Max Scherzer

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Mets GM Brodie Van Wagenen claims the Mets have 'probably the deepest rotation in baseball'

Mets GM Brodie Van Wagenen claims the Mets have 'probably the deepest rotation in baseball'

By signing Rick Porcello and Michael Wacha this week, the Mets have built out quite the collection of starting pitchers. 

Porcello and Wacha will join Jacob de Grom, Noah Syndergaard, Marcus Stroman and Steven Matz in New York's starting rotation, a group general manager Brodie Van Wagenen thinks quite highly of. 

"There was a lot talked about our lack of starting pitching depth over the last couple of weeks," Van Wagenen said on SNYtv Thursday. "I think that story has changed, and I think that we're probably the deepest starting pitching rotation in baseball."

Considering the Mets share a division with the Nationals, who still boast a starting rotation headlined by Max Scherzer, World Series MVP Stephen Strasburg and Patrick Corbin, this is a pretty bold statement by Van Wagenen. 

Obviously he's the general manager and he has to say positive things about the club he's putting together. But to say those exact words on the heels of a rival winning a World Series because of their rotation? 

The Mets will host the Nationals in the first series of the season starting on March 26, so we may not have to wait long for these two rotations to face off. 

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Mark DeRosa thinks the Nationals could 'absolutely' make a run to the World Series

Mark DeRosa thinks the Nationals could 'absolutely' make a run to the World Series

Mark DeRosa, former utility infielder for the Nationals and MLB Network analyst and co-host of MLB Central, stated that the 2012 roster could have won the World Series. But could the 2019 team accomplish this feat?

DeRosa joined Tim Shovers and Chase Hughes on the latest edition of the Nationals Talk podcast, where he analyzed the 2019 incarnation of the team and how they've handled the season.

LISTEN BELOW TO THE INTERVIEW ON THE NATIONALS TALK PODCAST:

To start, DeRosa explained that having guys like Gerardo Parra, now known for his Baby Shark antics, is key to keeping a locker room loose during a grinding year.

"That stuff matters," DeRosa clarified. "Anyone that tells you it doesn't is lying."

It matters more when the team is gunning for a playoff spot, especially because DeRosa thinks the Nats "absolutely" could make a run at a World Series title.

DeRosa hedged his bets to start. "A betting man would tell you to take the Dodgers," DeRosa noted. "But, no one wants to see that pitching staff. They got a couple aircraft carriers in their lineup and it's gelling. The chemistry's right, Soto's a beast, Rendon's been, any other year he could be the National League MVP, so yeah, 100 percent, would not shock me."

When it comes to Anthony Rendon's impending free agency, DeRosa noted: "I would never say anything's an absolute must." But, unlike Bryce Harper, who has ups and downs, Rendon is more consistent, and the Nats need to keep that consistency in their lineup.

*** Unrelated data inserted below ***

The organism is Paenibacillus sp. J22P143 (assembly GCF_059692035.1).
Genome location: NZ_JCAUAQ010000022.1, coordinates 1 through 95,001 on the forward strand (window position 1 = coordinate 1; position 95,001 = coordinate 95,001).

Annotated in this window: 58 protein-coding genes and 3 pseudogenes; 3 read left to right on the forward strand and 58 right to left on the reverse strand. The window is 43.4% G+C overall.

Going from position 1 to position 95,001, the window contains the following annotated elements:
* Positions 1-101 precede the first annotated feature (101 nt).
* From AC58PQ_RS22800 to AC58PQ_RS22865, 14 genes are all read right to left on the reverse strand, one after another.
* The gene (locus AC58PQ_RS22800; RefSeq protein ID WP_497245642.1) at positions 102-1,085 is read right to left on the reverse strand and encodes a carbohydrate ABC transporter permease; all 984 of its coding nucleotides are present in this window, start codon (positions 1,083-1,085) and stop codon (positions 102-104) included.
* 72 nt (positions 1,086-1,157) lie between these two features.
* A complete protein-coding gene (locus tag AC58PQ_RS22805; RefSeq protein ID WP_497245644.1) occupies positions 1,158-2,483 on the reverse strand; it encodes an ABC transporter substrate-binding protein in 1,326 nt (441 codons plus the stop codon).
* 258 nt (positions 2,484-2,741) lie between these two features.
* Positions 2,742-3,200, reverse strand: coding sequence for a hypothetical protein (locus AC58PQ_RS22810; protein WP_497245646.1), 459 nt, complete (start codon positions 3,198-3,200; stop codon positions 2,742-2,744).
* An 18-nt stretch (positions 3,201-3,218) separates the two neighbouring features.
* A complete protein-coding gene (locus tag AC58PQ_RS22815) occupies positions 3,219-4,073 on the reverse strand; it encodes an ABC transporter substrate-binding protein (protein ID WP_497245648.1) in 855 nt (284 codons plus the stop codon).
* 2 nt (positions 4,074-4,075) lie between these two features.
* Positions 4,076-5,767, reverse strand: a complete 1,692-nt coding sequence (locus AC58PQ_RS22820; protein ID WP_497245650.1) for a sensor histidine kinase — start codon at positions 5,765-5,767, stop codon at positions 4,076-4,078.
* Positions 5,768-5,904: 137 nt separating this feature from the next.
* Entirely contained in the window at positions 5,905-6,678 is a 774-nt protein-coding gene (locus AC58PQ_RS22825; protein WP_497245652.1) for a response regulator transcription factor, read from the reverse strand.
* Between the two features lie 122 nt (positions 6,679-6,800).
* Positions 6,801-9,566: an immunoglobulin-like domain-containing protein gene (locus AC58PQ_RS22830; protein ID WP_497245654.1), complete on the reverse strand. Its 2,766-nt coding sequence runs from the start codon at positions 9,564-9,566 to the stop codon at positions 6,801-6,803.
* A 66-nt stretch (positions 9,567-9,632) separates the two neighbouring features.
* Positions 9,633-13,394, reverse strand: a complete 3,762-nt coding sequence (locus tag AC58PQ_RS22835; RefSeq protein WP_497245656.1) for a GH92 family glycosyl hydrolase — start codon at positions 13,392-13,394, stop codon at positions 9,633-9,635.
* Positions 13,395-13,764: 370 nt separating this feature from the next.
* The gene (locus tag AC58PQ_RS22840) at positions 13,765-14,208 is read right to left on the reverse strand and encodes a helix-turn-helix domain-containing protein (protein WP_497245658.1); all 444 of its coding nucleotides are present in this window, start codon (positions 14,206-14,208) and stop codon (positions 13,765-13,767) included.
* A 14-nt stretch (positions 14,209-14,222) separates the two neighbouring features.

"Anthony's got a rhythm about him. [He] never gets too high, never gets too low," DeRosa said. "He's gotta stay."

For the Wild Card game, should the Nats hold on, DeRosa is going all-in on one guy: "Max."

And if they win, DeRosa thinks the Nats rotation helps. "I like Stras (Stephen Strasburg) Game 1 against the Dodgers," DeRosa said.

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Professional baserunner Max Scherzer picks up second stolen base of season

Professional baserunner Max Scherzer picks up second stolen base of season

Max Scherzer may be signed for $210 million to take the mound every fifth day, but he takes his hitting duties seriously as a National League pitcher.

The Nats’ ace picked up an opposite-field single in the fifth off Braves reliever Chad Sobotka, and Freddie Freeman didn’t cover first base to prevent him from taking a big lead. Scherzer took full advantage, swiping second for the third stolen base of his career—and second of the season.

Scherzer is now 3-for-3 in his career, making him one of 94 players in MLB history who’s swiped at least three bags and never been thrown out. His first stolen base, which happened back in 2018, came off now-Nationals teammate Kurt Suzuki.

He also tossed 98 pitches in the contest, allowing one run on two hits and two walks with nine strikeouts across six innings of work. It’s the most pitches he’s thrown in a start since July 6.

Washington has been easing Scherzer back into his regular workload since activating him off the Injured List on Aug. 22. Between his strong performances both on the mound and the basepaths, Scherzer is showing all signs of rounding back into form.

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